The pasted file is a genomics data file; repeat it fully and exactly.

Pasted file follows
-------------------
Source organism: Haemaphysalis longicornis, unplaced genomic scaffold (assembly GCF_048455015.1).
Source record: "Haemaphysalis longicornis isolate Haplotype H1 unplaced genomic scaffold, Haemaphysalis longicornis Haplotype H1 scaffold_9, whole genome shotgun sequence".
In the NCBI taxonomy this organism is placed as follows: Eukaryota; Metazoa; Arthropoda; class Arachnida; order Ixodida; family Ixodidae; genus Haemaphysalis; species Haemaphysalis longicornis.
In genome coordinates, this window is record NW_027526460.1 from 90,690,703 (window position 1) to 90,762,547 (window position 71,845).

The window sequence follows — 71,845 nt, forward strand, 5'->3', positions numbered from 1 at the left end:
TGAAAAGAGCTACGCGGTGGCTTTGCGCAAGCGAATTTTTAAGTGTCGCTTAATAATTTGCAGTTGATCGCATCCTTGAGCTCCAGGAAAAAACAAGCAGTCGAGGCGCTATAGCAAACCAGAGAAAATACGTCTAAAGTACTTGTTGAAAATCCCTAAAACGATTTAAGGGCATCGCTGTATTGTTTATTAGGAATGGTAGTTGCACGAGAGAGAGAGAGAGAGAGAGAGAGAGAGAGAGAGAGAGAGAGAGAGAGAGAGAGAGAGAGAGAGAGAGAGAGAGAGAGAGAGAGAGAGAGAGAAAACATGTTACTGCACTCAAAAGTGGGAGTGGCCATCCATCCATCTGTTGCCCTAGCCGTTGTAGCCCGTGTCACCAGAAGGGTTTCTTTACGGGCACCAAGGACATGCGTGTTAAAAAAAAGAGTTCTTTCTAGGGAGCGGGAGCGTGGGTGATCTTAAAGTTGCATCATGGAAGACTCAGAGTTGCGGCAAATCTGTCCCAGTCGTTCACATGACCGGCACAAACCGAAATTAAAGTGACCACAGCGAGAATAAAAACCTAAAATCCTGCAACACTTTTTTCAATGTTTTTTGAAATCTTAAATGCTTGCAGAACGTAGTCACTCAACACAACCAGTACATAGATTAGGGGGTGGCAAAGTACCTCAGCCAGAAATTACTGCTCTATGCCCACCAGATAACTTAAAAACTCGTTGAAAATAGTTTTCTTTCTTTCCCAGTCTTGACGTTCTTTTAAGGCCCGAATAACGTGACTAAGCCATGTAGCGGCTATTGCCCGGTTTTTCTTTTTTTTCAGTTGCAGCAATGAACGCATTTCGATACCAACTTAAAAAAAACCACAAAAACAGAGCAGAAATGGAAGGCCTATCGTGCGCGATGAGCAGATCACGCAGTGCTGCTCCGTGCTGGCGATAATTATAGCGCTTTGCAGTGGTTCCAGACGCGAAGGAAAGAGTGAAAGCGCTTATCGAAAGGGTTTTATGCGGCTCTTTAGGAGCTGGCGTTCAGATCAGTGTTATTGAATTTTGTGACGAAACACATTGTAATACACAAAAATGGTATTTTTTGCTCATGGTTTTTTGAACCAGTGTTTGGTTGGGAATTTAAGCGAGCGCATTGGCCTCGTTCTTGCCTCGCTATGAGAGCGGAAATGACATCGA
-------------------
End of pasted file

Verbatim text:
Source organism: Haemaphysalis longicornis, unplaced genomic scaffold (assembly GCF_048455015.1).
Source record: "Haemaphysalis longicornis isolate Haplotype H1 unplaced genomic scaffold, Haemaphysalis longicornis Haplotype H1 scaffold_9, whole genome shotgun sequence".
In the NCBI taxonomy this organism is placed as follows: Eukaryota; Metazoa; Arthropoda; class Arachnida; order Ixodida; family Ixodidae; genus Haemaphysalis; species Haemaphysalis longicornis.
In genome coordinates, this window is record NW_027526460.1 from 90,690,703 (window position 1) to 90,762,547 (window position 71,845).

The window sequence follows — 71,845 nt, forward strand, 5'->3', positions numbered from 1 at the left end:
TGAAAAGAGCTACGCGGTGGCTTTGCGCAAGCGAATTTTTAAGTGTCGCTTAATAATTTGCAGTTGATCGCATCCTTGAGCTCCAGGAAAAAACAAGCAGTCGAGGCGCTATAGCAAACCAGAGAAAATACGTCTAAAGTACTTGTTGAAAATCCCTAAAACGATTTAAGGGCATCGCTGTATTGTTTATTAGGAATGGTAGTTGCACGAGAGAGAGAGAGAGAGAGAGAGAGAGAGAGAGAGAGAGAGAGAGAGAGAGAGAGAGAGAGAGAGAGAGAGAGAGAGAGAGAGAGAGAGAGAGAAAACATGTTACTGCACTCAAAAGTGGGAGTGGCCATCCATCCATCTGTTGCCCTAGCCGTTGTAGCCCGTGTCACCAGAAGGGTTTCTTTACGGGCACCAAGGACATGCGTGTTAAAAAAAAGAGTTCTTTCTAGGGAGCGGGAGCGTGGGTGATCTTAAAGTTGCATCATGGAAGACTCAGAGTTGCGGCAAATCTGTCCCAGTCGTTCACATGACCGGCACAAACCGAAATTAAAGTGACCACAGCGAGAATAAAAACCTAAAATCCTGCAACACTTTTTTCAATGTTTTTTGAAATCTTAAATGCTTGCAGAACGTAGTCACTCAACACAACCAGTACATAGATTAGGGGGTGGCAAAGTACCTCAGCCAGAAATTACTGCTCTATGCCCACCAGATAACTTAAAAACTCGTTGAAAATAGTTTTCTTTCTTTCCCAGTCTTGACGTTCTTTTAAGGCCCGAATAACGTGACTAAGCCATGTAGCGGCTATTGCCCGGTTTTTCTTTTTTTTCAGTTGCAGCAATGAACGCATTTCGATACCAACTTAAAAAAAACCACAAAAACAGAGCAGAAATGGAAGGCCTATCGTGCGCGATGAGCAGATCACGCAGTGCTGCTCCGTGCTGGCGATAATTATAGCGCTTTGCAGTGGTTCCAGACGCGAAGGAAAGAGTGAAAGCGCTTATCGAAAGGGTTTTATGCGGCTCTTTAGGAGCTGGCGTTCAGATCAGTGTTATTGAATTTTGTGACGAAACACATTGTAATACACAAAAATGGTATTTTTTGCTCATGGTTTTTTGAACCAGTGTTTGGTTGGGAATTTAAGCGAGCGCATTGGCCTCGTTCTTGCCTCGCTATGAGAGCGGAAATGACATCGA